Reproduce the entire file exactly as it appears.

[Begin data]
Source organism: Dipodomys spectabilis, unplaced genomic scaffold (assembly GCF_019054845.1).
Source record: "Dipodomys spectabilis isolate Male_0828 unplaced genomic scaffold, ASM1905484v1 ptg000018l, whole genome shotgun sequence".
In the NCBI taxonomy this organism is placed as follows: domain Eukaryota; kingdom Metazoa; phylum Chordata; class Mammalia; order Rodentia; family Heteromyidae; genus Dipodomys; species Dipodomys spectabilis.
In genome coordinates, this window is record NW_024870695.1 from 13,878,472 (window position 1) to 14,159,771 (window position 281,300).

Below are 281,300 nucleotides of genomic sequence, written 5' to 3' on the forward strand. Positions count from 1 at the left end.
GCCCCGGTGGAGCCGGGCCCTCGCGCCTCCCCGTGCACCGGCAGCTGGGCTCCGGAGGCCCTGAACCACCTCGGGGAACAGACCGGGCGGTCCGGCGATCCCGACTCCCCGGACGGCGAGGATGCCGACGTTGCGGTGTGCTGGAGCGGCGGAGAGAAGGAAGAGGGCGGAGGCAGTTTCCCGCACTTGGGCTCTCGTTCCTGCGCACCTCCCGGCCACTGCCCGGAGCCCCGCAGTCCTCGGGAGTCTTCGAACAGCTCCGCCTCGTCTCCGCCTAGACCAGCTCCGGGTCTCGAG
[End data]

Source organism: Dipodomys spectabilis, unplaced genomic scaffold (assembly GCF_019054845.1).
Source record: "Dipodomys spectabilis isolate Male_0828 unplaced genomic scaffold, ASM1905484v1 ptg000018l, whole genome shotgun sequence".
In the NCBI taxonomy this organism is placed as follows: domain Eukaryota; kingdom Metazoa; phylum Chordata; class Mammalia; order Rodentia; family Heteromyidae; genus Dipodomys; species Dipodomys spectabilis.
In genome coordinates, this window is record NW_024870695.1 from 13,878,472 (window position 1) to 14,159,771 (window position 281,300).

Below are 281,300 nucleotides of genomic sequence, written 5' to 3' on the forward strand. Positions count from 1 at the left end.
GCCCCGGTGGAGCCGGGCCCTCGCGCCTCCCCGTGCACCGGCAGCTGGGCTCCGGAGGCCCTGAACCACCTCGGGGAACAGACCGGGCGGTCCGGCGATCCCGACTCCCCGGACGGCGAGGATGCCGACGTTGCGGTGTGCTGGAGCGGCGGAGAGAAGGAAGAGGGCGGAGGCAGTTTCCCGCACTTGGGCTCTCGTTCCTGCGCACCTCCCGGCCACTGCCCGGAGCCCCGCAGTCCTCGGGAGTCTTCGAACAGCTCCGCCTCGTCTCCGCCTAGACCAGCTCCGGGTCTCGAG